Although one can trace the origins of digital computers to the Analytical Engine of Charles Babbage or the punched card tabulating machines of Herman Hollerith, the real beginning of the computer age was in the late 1930s and early 1940s, sparked in large part by various aspects of World War II. In Britian, Alan Turing’s group at Bletchley Park was trying to build a computer for code-breaking purposes. In Germany, Konrad Zuse built a relay-type machine that could store 64 floating point numbers for rocketry calculations. In the U.S., several developments were proceeding in parallel, but by far the most influential was the work of John Mauchly and J. Presper Eckert at the University of Pennsylvania on a machine which was eventually christened ENIAC (Electronic Numerical Integrator and Computer).

The Purpose of ENIAC was to integrate ballistic equations for gunnery tables. Such tables show the required angle of elevation of a gun for various target distances, shell weights, and wind speeds. A significant accomplishment at the dedication of ENIAC in February 1946 was the computation of the trajectory of a 16″ naval shell in less than real time. Since World War II had ended by the time ENIAC was operational, there was no longer the urgent need for the firing tables that motivated its design. Thus, after it was moved to Aberdeen Proving Ground, it was put to use in atomic energy calculations, cosmic ray studies, thermal ignition research, wind tunnel design, and weather prediction as well as for its original purpose of computing ballistic tables for the Army and Air Force.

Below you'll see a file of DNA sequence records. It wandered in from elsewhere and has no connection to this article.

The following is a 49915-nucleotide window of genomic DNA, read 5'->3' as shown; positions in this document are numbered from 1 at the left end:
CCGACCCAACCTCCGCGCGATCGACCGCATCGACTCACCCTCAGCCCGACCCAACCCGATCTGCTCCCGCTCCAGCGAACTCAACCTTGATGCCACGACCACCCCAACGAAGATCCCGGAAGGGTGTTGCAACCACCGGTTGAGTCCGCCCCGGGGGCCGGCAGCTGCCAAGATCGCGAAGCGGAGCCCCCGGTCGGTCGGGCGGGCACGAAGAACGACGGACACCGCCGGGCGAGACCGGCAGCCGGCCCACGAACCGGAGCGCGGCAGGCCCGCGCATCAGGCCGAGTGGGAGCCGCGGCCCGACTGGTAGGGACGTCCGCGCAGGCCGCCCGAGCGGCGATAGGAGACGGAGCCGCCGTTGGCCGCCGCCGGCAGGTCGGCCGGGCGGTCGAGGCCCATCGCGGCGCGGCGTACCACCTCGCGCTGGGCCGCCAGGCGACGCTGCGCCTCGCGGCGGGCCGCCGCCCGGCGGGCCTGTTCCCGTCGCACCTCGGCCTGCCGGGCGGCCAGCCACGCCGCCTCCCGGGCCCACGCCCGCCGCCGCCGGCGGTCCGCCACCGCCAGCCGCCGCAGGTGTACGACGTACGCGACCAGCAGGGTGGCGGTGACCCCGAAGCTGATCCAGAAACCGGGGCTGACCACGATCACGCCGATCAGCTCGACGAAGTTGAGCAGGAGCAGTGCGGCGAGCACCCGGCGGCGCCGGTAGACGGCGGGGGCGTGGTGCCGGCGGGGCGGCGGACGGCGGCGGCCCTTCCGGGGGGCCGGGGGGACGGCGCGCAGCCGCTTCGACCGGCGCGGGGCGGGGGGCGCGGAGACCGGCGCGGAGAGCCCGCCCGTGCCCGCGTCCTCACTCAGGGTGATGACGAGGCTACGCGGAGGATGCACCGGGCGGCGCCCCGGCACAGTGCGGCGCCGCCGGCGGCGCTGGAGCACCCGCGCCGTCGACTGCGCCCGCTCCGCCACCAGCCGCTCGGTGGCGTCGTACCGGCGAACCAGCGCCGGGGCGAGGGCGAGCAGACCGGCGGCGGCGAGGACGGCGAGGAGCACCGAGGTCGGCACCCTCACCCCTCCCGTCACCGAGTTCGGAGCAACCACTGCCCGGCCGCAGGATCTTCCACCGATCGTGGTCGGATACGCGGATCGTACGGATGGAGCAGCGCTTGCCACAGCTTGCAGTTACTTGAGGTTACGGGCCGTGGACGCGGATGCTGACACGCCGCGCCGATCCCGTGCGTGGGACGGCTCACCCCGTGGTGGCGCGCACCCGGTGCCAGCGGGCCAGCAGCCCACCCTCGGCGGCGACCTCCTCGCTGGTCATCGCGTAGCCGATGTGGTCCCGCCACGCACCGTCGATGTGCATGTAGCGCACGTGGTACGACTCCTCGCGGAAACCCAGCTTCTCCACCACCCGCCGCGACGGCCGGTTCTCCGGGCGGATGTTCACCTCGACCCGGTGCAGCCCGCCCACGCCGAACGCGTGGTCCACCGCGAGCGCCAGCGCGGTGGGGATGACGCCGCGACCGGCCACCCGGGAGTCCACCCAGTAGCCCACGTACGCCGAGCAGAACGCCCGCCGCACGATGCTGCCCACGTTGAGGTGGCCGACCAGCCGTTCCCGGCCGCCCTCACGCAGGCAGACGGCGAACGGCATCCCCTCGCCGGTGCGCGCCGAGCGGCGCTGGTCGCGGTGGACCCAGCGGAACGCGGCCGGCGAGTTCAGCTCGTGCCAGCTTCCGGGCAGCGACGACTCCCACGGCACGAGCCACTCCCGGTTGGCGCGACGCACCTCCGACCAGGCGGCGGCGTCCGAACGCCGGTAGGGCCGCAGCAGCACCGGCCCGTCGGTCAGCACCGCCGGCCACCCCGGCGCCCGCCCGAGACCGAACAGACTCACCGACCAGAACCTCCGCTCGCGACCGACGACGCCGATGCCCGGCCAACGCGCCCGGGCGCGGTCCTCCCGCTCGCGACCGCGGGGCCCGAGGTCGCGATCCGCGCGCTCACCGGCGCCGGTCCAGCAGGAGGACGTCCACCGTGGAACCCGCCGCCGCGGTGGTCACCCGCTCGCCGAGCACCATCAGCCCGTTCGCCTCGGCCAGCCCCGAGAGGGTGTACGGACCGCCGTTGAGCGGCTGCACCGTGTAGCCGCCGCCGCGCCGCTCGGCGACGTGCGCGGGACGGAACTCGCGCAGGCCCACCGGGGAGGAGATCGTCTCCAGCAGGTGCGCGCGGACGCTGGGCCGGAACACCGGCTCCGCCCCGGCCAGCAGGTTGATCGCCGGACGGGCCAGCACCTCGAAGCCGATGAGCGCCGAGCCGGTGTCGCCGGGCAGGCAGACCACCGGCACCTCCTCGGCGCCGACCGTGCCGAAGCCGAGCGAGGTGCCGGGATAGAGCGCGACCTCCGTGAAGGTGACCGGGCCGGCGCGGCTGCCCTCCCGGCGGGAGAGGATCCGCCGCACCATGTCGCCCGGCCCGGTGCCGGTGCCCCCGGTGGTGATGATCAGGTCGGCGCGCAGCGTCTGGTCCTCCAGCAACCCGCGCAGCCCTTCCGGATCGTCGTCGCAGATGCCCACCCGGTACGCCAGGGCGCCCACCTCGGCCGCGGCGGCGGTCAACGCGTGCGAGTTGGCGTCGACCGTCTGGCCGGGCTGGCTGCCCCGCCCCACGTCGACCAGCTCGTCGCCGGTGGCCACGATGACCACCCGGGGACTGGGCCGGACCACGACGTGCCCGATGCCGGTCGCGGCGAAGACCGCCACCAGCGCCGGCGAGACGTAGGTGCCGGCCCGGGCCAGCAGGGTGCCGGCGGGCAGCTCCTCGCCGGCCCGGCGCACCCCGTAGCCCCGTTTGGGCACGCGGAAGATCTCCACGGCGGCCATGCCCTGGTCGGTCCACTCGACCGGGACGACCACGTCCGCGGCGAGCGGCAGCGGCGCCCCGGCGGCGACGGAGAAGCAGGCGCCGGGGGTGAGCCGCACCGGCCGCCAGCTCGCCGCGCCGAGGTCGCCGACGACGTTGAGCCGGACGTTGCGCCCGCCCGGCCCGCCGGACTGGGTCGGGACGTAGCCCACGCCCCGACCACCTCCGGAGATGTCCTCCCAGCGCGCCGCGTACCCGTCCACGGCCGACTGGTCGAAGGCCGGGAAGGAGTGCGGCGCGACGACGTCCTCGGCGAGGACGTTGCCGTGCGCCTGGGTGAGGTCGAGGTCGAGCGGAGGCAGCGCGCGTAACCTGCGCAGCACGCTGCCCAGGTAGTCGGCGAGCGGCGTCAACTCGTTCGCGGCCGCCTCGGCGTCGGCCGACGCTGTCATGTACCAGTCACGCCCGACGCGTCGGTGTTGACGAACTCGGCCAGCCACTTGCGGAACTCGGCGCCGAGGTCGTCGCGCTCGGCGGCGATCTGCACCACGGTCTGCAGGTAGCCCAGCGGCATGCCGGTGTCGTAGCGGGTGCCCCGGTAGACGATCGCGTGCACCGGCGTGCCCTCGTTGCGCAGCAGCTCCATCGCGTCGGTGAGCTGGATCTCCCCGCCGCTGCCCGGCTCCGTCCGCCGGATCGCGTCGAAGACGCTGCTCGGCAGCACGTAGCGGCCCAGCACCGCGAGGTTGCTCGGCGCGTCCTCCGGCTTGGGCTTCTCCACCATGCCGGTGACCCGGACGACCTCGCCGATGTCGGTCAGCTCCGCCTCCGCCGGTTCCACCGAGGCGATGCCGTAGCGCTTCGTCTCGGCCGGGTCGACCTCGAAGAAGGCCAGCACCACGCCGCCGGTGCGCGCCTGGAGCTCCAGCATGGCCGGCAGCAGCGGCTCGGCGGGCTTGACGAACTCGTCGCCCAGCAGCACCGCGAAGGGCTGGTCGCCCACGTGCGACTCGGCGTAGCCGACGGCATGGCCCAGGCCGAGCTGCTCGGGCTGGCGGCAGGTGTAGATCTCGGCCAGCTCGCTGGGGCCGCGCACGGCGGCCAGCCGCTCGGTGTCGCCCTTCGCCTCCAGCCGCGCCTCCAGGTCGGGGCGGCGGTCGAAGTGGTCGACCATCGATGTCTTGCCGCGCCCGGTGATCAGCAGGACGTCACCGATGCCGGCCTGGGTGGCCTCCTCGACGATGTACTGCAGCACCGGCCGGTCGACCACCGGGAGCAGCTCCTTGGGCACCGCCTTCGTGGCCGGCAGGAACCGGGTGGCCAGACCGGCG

Unfortunately, today we tend to get a somewhat distorted view of the history of digital computers. Books written by writers in the computer field tend to focus on the early technology (vacuum tubes, mercury delay lines, paper tape), capacity, speed, and occasionally, people. On the other hand, general history books tend to focus on data processing and financial applications, and ignore the incredibly important role of the military in perhaps the most momentous development of the 20th century.

Equally salient is the fact that virtually all of the early applications of digital computers were simulations—of an artillery weapon, a nuclear reaction, a wind tunnel, the weather. It was not until some years later that computers were put to work in data processing, financial applications, and communications.